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#1 A reply to the following post:
I suppose the first unrealistic expectation for a military spouse is the belief of being stationed on a base with your spouse. Most generally the soldier is deployed out of the country, so there will be many lonely days and nights. Our text states, “The most common concerns faced by the families seen by one therapist interviewed are the high stress levels faced by the spouses who have to take on all the challenges of the household while the military parent is deployed” (Hall, 2010, p. 82). Every day activities and occurrences are left up to the one at home. Secondly, I believe with the frequent moves it would be difficult for the spouse to have a steady job. If an employer knows the circumstances they will likely not hire someone with the possibility of losing an employee. Next, I assume it would be unrealistic to make and keep friends because of the frequent moves; however, there is also a possibility of making very close friends. Our text states, “the environment and the circumstances for both the service member and the spouse are ripe for the possibility of infidelity” (Hall, 2010, p. 84). It is unrealistic to think you would never cheat on your spouse or vice versa. Being separated for a length of time comes with the realization this could happen.
As far as a military member being exempt from deployment, I believe the only circumstance would be if the spouse was critically ill and needed taken care of. I have heard where a child was born without the military member being present, but there is so many ways to communicate now, that it is not a viable option.
Hall, Lynn K.. Counseling Military Families: What Mental Health Professionals Need to Know. Taylor and Francis. Kindle Edition
#2 Response to below post:
Discuss with the class some unrealistic expectations that a spouse may have of the military.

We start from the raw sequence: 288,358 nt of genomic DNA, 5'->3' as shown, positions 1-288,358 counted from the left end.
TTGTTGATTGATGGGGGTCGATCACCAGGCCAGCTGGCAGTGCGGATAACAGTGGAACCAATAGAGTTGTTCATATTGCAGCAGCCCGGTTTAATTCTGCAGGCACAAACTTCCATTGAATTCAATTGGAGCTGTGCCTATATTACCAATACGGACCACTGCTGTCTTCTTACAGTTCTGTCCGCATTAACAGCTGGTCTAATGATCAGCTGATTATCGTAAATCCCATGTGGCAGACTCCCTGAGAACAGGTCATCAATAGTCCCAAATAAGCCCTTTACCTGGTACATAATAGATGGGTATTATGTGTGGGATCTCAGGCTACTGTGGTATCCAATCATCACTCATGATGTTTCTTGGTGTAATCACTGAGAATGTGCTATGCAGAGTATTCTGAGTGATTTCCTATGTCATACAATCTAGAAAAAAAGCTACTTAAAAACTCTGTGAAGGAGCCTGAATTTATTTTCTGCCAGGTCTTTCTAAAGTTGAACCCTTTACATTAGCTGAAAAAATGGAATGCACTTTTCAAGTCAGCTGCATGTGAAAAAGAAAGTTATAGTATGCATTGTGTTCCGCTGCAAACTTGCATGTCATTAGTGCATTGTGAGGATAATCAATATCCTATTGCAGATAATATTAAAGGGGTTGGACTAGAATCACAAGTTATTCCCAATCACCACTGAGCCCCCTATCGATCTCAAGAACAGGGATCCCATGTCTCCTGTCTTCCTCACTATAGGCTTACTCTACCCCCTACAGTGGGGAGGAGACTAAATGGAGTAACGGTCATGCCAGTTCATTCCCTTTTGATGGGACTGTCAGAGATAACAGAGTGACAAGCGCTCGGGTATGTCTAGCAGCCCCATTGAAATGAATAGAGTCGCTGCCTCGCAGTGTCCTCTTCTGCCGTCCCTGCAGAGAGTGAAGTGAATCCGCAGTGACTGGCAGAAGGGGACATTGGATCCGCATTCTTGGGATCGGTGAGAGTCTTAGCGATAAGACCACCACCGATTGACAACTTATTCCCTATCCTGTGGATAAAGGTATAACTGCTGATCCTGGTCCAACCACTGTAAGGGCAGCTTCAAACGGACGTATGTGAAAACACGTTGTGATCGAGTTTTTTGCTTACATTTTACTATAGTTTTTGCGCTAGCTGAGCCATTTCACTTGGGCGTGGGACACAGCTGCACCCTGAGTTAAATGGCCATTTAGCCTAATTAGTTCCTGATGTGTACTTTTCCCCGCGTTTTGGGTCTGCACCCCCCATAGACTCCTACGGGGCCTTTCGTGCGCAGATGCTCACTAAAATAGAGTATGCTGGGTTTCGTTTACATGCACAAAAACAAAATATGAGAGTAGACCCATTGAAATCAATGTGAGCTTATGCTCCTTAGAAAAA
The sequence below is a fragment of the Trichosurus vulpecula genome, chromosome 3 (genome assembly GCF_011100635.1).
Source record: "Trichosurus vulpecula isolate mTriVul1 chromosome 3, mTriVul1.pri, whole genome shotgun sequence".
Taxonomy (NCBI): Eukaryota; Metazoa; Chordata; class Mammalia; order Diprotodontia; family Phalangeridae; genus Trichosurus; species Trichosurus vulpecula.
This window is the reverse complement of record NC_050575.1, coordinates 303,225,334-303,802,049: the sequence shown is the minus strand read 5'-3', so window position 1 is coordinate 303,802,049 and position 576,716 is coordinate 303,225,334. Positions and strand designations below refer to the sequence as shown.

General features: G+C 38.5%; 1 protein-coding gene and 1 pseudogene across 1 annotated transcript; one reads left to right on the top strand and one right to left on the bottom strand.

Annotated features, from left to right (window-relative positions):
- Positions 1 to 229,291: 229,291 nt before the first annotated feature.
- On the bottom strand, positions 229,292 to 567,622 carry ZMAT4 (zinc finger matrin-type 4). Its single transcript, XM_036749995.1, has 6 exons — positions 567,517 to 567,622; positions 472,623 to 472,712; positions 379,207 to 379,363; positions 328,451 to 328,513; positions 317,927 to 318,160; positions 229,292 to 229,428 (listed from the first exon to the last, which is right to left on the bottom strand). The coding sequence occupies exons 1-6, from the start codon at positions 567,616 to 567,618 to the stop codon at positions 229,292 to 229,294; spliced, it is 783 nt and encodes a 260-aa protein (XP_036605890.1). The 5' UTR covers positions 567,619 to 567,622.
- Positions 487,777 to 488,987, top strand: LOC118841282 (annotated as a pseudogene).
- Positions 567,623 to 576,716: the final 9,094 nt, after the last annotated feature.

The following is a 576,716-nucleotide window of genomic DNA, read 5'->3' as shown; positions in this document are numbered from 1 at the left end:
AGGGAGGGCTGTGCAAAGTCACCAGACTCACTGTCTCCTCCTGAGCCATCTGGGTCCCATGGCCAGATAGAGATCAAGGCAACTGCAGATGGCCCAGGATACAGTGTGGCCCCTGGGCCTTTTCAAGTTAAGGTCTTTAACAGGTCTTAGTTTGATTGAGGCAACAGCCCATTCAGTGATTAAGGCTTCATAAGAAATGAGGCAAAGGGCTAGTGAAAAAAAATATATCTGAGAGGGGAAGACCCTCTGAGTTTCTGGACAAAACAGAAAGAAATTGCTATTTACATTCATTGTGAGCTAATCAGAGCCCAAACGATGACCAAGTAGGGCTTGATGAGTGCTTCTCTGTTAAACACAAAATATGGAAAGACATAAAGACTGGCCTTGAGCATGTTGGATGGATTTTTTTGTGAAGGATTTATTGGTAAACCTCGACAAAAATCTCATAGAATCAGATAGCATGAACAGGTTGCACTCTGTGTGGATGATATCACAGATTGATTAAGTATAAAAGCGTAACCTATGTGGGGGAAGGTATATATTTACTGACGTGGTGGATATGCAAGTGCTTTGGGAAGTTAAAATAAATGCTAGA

They think everything will go as plan such as going with their spouse when they deploy or going anywhere they go in general and when it doesn’t happen that way then other issues come up. Our book stated, “The most common are issues around employment, infidelity, depression, frequent moves, the all too frequent and lengthy deployments, and online addictions, including porn and gambling.” (Hall, 2008, pg.80). It is possible for a spouse to cheat because they are away for so long. That's a hard pill to swallow but it happens on a regular. Another one is that spouses will be deployed in areas that their family can’t go. So that leaves one significant other alone to take care of everything else like household, working, children, activities, bills, etc. It is hard doing that with help but alone makes it even worse and it can be very stressful because it’s uncertain how long they will be gone because anything can happen. “Spouses become the sole parent and then have to adjust to being a dual parent over and over again.” (Hall, 2008, pg.82). Sometimes we can underestimate certain circumstances and they turn out to be totally different so I think there are a lot of unrealistic expectations that spouses have about the military.
Personally I watched my grandmother raise my two cousins because both mom and dad was in the military. And to me, it's hard not being with them, not seeing them, or even being able to call them whenever you want. It was times where they wanted them to be there but they were unable to and that can take a toll on a child as well.